7 Common Sales Mistakes Siding Installers Should Avoid

  • Installation Tips

Working as a siding contractor has many benefits that make the job enjoyable. However, many siding contractors overlook the importance of communicating with the customer, and they end up making serious mistakes time and time again in their approach to clients. What may seem like a minor faux pas can actually cost siding contractors hundreds of thousands of dollars down the line! In essence, these little mistakes can result in lost projects, unhappy clients, and bad reviews, which can all affect a siding contractor’s business.

In theory, the process shouldn’t be too complicated: Homeowners need new siding and siding contractors help them. In reality, the art of closing a deal with homeowners and builders actually has a lot of elements at play. These seven mistakes are so common that most siding contractors don’t even have a clue that they’re doing them over and over again!

The good news is that once a siding contractor becomes aware of these mistakes, they’re all fairly easy to fix with a little extra effort and attention.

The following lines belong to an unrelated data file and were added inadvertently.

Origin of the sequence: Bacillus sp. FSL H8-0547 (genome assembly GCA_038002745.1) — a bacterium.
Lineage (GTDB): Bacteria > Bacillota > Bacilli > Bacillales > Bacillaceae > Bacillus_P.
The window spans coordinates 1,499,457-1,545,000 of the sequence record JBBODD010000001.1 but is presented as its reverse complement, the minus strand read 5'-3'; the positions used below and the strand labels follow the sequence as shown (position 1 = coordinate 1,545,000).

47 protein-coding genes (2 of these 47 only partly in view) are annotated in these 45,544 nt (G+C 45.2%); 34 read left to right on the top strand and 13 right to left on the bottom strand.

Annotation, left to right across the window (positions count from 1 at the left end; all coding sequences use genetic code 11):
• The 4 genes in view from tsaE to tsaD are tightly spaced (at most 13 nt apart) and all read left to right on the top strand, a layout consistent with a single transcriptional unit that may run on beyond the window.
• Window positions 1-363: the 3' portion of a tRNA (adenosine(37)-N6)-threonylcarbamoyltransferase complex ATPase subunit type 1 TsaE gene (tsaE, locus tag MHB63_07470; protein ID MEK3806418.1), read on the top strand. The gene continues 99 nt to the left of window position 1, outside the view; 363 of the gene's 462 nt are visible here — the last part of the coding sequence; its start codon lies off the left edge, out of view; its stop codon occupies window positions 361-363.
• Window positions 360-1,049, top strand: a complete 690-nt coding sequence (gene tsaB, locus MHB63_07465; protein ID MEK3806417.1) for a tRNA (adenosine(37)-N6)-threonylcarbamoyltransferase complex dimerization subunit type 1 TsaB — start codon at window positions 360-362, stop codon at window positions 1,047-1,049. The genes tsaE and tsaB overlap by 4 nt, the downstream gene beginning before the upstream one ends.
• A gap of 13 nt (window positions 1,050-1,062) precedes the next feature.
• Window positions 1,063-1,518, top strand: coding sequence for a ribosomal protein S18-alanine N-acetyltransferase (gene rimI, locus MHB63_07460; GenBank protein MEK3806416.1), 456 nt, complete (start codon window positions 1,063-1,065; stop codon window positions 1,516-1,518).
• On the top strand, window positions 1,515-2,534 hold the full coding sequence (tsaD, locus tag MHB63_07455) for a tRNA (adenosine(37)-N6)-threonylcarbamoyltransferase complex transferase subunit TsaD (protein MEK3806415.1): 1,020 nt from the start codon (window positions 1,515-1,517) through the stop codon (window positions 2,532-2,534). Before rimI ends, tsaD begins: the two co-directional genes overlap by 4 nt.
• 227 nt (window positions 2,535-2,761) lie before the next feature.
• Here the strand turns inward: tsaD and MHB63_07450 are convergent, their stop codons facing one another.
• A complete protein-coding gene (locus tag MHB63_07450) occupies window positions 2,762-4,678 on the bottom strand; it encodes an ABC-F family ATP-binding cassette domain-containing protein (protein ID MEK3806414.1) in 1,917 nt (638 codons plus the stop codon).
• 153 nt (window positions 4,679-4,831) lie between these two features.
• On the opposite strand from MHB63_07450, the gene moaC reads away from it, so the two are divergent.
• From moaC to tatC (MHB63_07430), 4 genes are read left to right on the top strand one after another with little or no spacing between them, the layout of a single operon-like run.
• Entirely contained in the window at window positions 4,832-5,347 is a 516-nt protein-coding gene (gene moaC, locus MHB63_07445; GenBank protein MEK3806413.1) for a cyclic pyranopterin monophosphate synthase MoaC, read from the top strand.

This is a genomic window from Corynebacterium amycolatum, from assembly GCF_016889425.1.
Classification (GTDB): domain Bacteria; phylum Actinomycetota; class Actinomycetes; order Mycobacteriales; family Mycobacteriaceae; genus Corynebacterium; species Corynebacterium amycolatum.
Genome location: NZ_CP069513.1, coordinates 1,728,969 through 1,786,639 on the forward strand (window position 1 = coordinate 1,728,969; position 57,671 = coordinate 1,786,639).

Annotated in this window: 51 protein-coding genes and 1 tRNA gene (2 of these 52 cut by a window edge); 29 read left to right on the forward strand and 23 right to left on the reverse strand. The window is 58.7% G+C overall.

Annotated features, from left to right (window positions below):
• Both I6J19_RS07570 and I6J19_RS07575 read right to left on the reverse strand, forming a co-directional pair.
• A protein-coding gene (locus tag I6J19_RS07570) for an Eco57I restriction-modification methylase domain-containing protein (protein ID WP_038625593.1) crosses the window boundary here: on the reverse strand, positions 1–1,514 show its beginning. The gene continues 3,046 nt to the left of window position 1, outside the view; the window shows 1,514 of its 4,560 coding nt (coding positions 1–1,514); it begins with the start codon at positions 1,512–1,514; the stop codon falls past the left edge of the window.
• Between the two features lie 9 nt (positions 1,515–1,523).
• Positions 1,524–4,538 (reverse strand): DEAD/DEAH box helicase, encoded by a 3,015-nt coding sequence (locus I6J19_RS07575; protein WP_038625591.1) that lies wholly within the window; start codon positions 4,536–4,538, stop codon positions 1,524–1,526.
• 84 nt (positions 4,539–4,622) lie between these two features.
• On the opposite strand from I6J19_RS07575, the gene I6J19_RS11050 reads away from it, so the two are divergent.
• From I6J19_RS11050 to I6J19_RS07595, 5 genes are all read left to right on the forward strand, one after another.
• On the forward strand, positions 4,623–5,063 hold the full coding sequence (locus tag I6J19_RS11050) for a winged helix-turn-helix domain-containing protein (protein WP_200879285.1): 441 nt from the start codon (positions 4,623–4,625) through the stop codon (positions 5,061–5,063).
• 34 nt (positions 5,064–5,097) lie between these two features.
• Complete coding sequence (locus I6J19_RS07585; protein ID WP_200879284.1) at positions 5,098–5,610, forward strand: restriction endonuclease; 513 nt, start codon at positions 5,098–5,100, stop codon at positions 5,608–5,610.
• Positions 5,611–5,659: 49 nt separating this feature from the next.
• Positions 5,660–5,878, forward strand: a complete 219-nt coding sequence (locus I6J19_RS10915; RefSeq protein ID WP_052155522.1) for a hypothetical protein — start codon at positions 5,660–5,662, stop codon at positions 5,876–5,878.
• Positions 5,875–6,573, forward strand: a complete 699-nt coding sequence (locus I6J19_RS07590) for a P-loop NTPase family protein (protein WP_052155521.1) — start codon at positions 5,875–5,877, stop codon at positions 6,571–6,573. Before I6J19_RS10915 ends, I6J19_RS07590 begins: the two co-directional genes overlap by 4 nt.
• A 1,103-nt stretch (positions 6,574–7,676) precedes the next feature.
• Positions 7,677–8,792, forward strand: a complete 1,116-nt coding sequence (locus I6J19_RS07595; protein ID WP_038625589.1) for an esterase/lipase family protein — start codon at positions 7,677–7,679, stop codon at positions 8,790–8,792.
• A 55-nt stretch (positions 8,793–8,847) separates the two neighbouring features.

1. Talking Too Much and Tuning the Customer Out

Sure, making a sale often involves a pitch, which means that the siding contractor needs to be able to tell the customer about what they can offer. However, talking too much can quickly cause you to lose your audience, and this can happen in a number of ways. Talking too fast may confuse customers, while talking too long can cause customers to become bored and disengaged with the topic. On the other hand, many customers may feel like they aren’t valued or important without having some level of participation in the conversation.

Listening to the customer and involving them in the conversation is so essential to the project because it provides an opportunity for you to establish a working relationship. By listening to their interests, priorities, and concerns, you can have a better understanding of what they need to be comfortable and complete the project successfully.

2. Making Assumptions Instead of Asking Questions